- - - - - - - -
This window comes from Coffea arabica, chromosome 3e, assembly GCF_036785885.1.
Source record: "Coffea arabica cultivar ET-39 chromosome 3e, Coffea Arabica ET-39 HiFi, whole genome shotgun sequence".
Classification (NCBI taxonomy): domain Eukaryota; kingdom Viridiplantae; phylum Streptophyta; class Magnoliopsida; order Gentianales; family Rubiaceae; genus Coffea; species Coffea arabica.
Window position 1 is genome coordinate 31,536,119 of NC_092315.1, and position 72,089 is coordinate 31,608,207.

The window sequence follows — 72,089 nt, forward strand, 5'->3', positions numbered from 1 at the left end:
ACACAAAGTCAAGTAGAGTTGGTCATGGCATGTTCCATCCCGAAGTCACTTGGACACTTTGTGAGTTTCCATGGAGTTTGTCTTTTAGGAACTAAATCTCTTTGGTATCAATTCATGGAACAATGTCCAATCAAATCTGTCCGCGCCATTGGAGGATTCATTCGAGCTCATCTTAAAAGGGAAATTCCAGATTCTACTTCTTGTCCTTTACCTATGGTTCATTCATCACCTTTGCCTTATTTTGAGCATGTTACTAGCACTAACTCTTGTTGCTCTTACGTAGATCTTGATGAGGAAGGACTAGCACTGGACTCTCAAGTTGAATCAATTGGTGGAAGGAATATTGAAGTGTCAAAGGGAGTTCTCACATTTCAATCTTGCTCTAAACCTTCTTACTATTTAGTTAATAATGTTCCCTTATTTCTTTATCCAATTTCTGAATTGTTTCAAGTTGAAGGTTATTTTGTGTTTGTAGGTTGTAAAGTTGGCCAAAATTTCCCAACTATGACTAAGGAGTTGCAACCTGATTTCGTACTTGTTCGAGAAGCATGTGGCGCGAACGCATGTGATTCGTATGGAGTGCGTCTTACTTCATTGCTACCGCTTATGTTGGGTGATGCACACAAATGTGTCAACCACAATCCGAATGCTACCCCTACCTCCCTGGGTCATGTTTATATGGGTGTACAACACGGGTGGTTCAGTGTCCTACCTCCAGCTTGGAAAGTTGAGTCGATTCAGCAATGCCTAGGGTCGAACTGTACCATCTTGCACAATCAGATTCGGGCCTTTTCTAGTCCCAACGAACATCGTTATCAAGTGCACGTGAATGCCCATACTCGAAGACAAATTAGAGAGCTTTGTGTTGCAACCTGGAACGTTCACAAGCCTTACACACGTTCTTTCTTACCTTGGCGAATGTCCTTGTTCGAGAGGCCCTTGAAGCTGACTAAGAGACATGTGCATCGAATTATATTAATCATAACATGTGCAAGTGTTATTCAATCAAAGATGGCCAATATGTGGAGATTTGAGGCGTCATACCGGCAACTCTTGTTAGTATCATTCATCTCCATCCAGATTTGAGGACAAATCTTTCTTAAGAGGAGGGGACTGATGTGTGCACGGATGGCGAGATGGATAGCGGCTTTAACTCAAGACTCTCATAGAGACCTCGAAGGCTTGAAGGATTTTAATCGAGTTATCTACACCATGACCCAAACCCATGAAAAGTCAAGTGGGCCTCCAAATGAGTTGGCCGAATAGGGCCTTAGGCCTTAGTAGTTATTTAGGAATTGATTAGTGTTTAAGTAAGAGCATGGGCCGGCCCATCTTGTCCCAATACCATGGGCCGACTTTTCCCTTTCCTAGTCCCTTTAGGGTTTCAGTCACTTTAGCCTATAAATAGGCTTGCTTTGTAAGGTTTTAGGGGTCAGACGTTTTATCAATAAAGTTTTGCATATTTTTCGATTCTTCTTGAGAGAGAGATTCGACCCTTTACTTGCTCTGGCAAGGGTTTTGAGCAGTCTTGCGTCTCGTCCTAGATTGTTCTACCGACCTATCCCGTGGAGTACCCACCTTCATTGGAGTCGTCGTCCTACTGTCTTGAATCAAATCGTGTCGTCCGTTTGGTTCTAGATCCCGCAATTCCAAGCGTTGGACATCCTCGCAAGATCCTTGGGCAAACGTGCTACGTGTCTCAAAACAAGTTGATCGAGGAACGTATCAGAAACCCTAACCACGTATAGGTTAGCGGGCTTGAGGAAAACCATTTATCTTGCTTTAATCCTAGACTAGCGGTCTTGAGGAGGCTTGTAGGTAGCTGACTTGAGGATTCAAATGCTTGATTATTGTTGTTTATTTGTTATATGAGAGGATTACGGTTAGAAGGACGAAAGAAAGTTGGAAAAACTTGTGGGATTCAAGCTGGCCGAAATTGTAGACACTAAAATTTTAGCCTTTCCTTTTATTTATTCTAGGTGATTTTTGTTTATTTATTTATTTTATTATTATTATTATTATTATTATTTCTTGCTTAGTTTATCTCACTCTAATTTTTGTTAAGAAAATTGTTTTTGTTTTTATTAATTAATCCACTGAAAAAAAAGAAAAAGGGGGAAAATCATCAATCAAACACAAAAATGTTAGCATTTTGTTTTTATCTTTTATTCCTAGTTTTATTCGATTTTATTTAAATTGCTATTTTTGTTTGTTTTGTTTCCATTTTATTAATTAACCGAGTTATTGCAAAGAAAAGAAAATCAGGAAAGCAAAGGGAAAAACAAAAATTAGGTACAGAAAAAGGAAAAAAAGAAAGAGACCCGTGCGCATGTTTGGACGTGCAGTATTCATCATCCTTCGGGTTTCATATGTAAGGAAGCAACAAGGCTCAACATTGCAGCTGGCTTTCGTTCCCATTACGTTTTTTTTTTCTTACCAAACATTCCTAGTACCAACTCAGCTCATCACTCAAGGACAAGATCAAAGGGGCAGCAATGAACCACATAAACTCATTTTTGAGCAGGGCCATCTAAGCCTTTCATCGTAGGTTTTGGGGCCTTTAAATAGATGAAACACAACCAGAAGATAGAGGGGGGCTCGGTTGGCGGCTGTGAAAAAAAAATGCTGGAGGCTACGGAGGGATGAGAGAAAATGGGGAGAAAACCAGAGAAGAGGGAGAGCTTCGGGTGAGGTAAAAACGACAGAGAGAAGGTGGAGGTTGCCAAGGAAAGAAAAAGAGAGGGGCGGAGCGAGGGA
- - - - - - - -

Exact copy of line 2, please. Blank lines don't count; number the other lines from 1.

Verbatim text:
Source record: "Coffea arabica cultivar ET-39 chromosome 3e, Coffea Arabica ET-39 HiFi, whole genome shotgun sequence".